Speaking of which, I need to sign off now and go check out some websites, in hopes of making sense of things. I suspect I’m going to be a bit screwed by the system, because I don’t know the ins and outs and I don’t have a lot of people in my life who are in the same situation who can help me avoid penalties and fines and all that. But I’ll adapt. At least I have my life, I have my independence, and my life is pretty much how I want it to be.

It’s all good. It really is.

Onward.

Me and my seclusion

Ah, solitude…

An interesting thing has happened with me, since I changed jobs and have more time to myself at home now. I seem to have turned into a bit of a hermit.

Actually I’ve always been a hermit, only now I have the time to go back to it more than ever. I’ve been keeping to myself for the past three days, not doing more than I absolutely have to, and not going on social media much — other than finding WordPress blogs about TBI and concussion.

And it’s really, really nice.

I had struggled for years with feeling like there was too much hustle and bustle in my life, with my day job being the biggest time sink of my life, not leaving me much time to relax and take it easy. Since around the time of my mild TBI in 2004, when I was working just 20 minutes down the road from my place, most of my jobs had long commutes. I did have a contract position for a little over a year, in 2006-2007, and I had another job close to home in 2010-2011, but for most of the past ten years, I’ve had long commutes — an hour (plus) each way.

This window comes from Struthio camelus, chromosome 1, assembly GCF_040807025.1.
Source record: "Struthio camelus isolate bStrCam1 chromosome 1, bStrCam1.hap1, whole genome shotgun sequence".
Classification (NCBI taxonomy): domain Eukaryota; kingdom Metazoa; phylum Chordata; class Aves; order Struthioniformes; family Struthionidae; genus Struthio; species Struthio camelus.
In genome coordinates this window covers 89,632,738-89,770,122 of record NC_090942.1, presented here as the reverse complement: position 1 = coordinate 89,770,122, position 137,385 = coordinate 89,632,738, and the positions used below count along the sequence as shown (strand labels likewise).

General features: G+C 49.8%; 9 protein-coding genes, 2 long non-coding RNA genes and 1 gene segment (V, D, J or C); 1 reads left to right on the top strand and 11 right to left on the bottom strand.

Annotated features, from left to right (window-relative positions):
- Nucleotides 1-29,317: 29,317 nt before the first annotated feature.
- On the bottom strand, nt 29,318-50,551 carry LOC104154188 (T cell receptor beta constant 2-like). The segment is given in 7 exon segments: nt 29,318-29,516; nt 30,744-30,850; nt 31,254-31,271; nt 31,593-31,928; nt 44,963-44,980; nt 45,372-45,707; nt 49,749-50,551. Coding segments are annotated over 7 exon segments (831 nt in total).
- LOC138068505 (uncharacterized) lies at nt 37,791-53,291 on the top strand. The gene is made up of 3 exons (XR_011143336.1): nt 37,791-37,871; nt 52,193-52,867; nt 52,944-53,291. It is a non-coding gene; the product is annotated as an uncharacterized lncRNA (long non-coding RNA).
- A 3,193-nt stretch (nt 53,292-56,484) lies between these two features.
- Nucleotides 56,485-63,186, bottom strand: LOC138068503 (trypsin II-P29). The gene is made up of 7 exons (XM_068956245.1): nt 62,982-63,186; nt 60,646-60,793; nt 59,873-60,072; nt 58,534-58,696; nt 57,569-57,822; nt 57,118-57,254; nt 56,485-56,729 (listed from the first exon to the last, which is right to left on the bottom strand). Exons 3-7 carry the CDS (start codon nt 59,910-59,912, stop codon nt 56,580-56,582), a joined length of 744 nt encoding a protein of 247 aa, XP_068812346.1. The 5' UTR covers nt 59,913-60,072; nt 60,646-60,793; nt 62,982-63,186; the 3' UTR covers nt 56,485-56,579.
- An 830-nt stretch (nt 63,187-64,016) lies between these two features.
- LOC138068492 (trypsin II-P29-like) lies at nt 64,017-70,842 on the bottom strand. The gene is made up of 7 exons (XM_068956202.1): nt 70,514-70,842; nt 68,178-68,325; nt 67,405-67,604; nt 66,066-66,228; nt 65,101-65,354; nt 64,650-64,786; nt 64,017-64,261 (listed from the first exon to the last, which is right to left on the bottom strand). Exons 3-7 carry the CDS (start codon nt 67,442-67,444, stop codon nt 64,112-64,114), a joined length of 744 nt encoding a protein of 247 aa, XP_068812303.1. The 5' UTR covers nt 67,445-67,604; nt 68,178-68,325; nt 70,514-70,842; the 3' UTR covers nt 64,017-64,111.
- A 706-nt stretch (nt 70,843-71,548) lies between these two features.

I had not realized, till lately, how much that has taken out of me. It wasn’t just the commuting that sucked, it was the fatigue. The constant fatigue and exhaustion. And it took such a toll on me.

The biggest casualty of that weariness and time sink, was my peace of mind. My seclusion. My quiet. Looking back on my life, I realize that until fairly recently, I just took for granted that it was going to take me at least an hour to get to work. Sometimes two. It was the price I paid for a good job.